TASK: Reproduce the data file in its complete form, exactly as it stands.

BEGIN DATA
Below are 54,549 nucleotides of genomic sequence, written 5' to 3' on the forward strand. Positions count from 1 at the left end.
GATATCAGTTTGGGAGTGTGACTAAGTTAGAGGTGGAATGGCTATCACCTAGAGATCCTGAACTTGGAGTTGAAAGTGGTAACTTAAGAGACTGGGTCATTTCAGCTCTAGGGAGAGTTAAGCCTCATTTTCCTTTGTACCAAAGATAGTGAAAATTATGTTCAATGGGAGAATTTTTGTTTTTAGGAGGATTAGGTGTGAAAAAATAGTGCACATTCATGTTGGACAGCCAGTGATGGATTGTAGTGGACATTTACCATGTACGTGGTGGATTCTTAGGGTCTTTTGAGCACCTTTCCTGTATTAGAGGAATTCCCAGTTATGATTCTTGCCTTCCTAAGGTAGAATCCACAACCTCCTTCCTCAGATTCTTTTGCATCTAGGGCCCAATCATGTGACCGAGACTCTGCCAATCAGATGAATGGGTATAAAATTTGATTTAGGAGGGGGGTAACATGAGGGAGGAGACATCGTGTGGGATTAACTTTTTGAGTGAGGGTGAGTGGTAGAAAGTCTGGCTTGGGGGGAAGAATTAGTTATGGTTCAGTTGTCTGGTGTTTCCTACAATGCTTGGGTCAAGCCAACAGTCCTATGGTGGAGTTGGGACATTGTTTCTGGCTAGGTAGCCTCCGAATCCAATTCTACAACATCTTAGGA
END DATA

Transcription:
Below are 54,549 nucleotides of genomic sequence, written 5' to 3' on the forward strand. Positions count from 1 at the left end.
GATATCAGTTTGGGAGTGTGACTAAGTTAGAGGTGGAATGGCTATCACCTAGAGATCCTGAACTTGGAGTTGAAAGTGGTAACTTAAGAGACTGGGTCATTTCAGCTCTAGGGAGAGTTAAGCCTCATTTTCCTTTGTACCAAAGATAGTGAAAATTATGTTCAATGGGAGAATTTTTGTTTTTAGGAGGATTAGGTGTGAAAAAATAGTGCACATTCATGTTGGACAGCCAGTGATGGATTGTAGTGGACATTTACCATGTACGTGGTGGATTCTTAGGGTCTTTTGAGCACCTTTCCTGTATTAGAGGAATTCCCAGTTATGATTCTTGCCTTCCTAAGGTAGAATCCACAACCTCCTTCCTCAGATTCTTTTGCATCTAGGGCCCAATCATGTGACCGAGACTCTGCCAATCAGATGAATGGGTATAAAATTTGATTTAGGAGGGGGGTAACATGAGGGAGGAGACATCGTGTGGGATTAACTTTTTGAGTGAGGGTGAGTGGTAGAAAGTCTGGCTTGGGGGGAAGAATTAGTTATGGTTCAGTTGTCTGGTGTTTCCTACAATGCTTGGGTCAAGCCAACAGTCCTATGGTGGAGTTGGGACATTGTTTCTGGCTAGGTAGCCTCCGAATCCAATTCTACAACATCTTAGGA